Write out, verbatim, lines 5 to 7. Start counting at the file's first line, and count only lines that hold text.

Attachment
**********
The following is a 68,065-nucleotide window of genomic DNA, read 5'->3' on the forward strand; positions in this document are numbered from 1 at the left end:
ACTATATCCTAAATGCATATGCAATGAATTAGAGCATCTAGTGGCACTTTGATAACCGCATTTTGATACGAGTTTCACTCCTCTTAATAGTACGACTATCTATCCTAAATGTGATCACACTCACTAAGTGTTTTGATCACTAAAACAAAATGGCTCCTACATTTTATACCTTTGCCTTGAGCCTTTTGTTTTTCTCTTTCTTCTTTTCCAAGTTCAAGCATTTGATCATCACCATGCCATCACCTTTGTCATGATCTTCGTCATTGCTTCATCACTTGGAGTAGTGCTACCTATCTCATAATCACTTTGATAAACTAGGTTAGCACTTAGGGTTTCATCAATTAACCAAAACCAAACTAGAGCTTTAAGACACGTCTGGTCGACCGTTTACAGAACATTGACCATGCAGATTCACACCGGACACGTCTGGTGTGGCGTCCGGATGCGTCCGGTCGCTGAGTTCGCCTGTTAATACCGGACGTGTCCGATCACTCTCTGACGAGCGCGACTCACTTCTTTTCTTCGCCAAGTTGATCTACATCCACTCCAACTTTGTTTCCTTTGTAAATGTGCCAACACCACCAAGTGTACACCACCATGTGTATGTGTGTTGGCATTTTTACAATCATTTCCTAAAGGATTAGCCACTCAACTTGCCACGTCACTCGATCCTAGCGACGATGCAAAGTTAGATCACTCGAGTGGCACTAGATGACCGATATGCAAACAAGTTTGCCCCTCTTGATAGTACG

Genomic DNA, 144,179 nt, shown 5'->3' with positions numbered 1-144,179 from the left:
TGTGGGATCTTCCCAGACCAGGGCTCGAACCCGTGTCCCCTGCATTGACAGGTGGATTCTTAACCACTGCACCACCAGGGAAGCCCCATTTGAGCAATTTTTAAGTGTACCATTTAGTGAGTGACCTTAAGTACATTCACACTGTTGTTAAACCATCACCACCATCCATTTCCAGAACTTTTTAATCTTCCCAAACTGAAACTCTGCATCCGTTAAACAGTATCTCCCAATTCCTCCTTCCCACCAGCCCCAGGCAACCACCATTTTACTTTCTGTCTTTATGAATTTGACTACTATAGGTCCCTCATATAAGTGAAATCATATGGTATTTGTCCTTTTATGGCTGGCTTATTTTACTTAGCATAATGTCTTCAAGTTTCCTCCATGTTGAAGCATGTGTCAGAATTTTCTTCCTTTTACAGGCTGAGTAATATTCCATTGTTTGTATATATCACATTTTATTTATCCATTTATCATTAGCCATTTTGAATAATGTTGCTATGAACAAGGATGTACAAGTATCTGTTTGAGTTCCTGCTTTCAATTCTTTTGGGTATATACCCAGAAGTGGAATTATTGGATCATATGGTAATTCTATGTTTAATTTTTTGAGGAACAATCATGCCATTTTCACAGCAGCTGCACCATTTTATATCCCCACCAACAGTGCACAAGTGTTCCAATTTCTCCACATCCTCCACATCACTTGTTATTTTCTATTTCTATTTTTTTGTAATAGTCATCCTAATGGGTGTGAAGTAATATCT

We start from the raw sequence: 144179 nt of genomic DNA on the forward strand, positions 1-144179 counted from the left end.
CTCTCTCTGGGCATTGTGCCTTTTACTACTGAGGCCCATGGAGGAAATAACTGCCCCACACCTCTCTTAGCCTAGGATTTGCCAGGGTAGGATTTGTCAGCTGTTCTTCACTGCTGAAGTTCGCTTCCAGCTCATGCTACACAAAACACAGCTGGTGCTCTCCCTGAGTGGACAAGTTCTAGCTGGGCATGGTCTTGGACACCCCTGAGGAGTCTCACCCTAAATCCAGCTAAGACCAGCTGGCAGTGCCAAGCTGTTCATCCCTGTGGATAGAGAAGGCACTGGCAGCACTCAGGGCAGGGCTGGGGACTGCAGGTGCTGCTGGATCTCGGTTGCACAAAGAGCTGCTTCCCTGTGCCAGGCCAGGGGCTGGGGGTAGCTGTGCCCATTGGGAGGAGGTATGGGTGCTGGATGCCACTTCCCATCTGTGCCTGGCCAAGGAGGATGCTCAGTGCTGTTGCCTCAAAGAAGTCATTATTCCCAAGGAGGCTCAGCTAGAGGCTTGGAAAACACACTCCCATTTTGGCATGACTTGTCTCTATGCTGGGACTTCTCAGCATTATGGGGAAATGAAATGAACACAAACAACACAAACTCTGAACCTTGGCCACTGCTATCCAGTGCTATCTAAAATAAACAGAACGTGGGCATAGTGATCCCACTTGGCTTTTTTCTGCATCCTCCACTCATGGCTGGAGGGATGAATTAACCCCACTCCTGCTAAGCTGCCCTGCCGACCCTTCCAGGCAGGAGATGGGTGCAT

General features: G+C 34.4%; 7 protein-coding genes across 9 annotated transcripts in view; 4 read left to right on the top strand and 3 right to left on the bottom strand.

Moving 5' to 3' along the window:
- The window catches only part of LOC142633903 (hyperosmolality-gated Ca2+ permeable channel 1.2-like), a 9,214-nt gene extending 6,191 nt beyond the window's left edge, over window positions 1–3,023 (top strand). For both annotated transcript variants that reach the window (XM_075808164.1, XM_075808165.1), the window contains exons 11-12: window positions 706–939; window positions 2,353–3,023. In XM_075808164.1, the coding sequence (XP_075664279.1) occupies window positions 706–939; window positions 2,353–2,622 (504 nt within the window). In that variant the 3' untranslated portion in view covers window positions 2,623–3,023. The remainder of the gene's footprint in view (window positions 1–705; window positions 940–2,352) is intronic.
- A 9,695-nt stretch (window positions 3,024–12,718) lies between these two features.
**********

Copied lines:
We start from the raw sequence: 144179 nt of genomic DNA on the forward strand, positions 1-144179 counted from the left end.
CTCTCTCTGGGCATTGTGCCTTTTACTACTGAGGCCCATGGAGGAAATAACTGCCCCACACCTCTCTTAGCCTAGGATTTGCCAGGGTAGGATTTGTCAGCTGTTCTTCACTGCTGAAGTTCGCTTCCAGCTCATGCTACACAAAACACAGCTGGTGCTCTCCCTGAGTGGACAAGTTCTAGCTGGGCATGGTCTTGGACACCCCTGAGGAGTCTCACCCTAAATCCAGCTAAGACCAGCTGGCAGTGCCAAGCTGTTCATCCCTGTGGATAGAGAAGGCACTGGCAGCACTCAGGGCAGGGCTGGGGACTGCAGGTGCTGCTGGATCTCGGTTGCACAAAGAGCTGCTTCCCTGTGCCAGGCCAGGGGCTGGGGGTAGCTGTGCCCATTGGGAGGAGGTATGGGTGCTGGATGCCACTTCCCATCTGTGCCTGGCCAAGGAGGATGCTCAGTGCTGTTGCCTCAAAGAAGTCATTATTCCCAAGGAGGCTCAGCTAGAGGCTTGGAAAACACACTCCCATTTTGGCATGACTTGTCTCTATGCTGGGACTTCTCAGCATTATGGGGAAATGAAATGAACACAAACAACACAAACTCTGAACCTTGGCCACTGCTATCCAGTGCTATCTAAAATAAACAGAACGTGGGCATAGTGATCCCACTTGGCTTTTTTCTGCATCCTCCACTCATGGCTGGAGGGATGAATTAACCCCACTCCTGCTAAGCTGCCCTGCCGACCCTTCCAGGCAGGAGATGGGTGCAT

General features: G+C 34.4%; 7 protein-coding genes across 9 annotated transcripts in view; 4 read left to right on the top strand and 3 right to left on the bottom strand.